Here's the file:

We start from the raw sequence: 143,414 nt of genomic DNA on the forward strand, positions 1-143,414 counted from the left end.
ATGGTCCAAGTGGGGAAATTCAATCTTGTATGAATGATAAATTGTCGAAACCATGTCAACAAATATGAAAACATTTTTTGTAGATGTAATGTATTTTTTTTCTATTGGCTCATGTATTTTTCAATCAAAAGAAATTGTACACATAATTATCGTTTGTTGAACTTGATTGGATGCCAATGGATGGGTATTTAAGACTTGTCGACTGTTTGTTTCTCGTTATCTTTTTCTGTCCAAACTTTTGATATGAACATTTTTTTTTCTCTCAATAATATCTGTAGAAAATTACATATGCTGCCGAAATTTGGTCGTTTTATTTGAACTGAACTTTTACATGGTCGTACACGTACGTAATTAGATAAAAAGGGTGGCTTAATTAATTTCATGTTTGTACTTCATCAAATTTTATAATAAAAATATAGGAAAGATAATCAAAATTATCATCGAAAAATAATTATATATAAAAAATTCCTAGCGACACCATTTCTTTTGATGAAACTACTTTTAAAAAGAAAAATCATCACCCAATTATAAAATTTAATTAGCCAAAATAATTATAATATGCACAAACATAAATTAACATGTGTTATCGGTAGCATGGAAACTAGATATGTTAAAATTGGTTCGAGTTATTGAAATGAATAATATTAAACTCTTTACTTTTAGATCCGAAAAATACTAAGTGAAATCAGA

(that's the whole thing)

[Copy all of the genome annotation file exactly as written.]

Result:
We start from the raw sequence: 143,414 nt of genomic DNA on the forward strand, positions 1-143,414 counted from the left end.
ATGGTCCAAGTGGGGAAATTCAATCTTGTATGAATGATAAATTGTCGAAACCATGTCAACAAATATGAAAACATTTTTTGTAGATGTAATGTATTTTTTTTCTATTGGCTCATGTATTTTTCAATCAAAAGAAATTGTACACATAATTATCGTTTGTTGAACTTGATTGGATGCCAATGGATGGGTATTTAAGACTTGTCGACTGTTTGTTTCTCGTTATCTTTTTCTGTCCAAACTTTTGATATGAACATTTTTTTTTCTCTCAATAATATCTGTAGAAAATTACATATGCTGCCGAAATTTGGTCGTTTTATTTGAACTGAACTTTTACATGGTCGTACACGTACGTAATTAGATAAAAAGGGTGGCTTAATTAATTTCATGTTTGTACTTCATCAAATTTTATAATAAAAATATAGGAAAGATAATCAAAATTATCATCGAAAAATAATTATATATAAAAAATTCCTAGCGACACCATTTCTTTTGATGAAACTACTTTTAAAAAGAAAAATCATCACCCAATTATAAAATTTAATTAGCCAAAATAATTATAATATGCACAAACATAAATTAACATGTGTTATCGGTAGCATGGAAACTAGATATGTTAAAATTGGTTCGAGTTATTGAAATGAATAATATTAAACTCTTTACTTTTAGATCCGAAAAATACTAAGTGAAATCAGA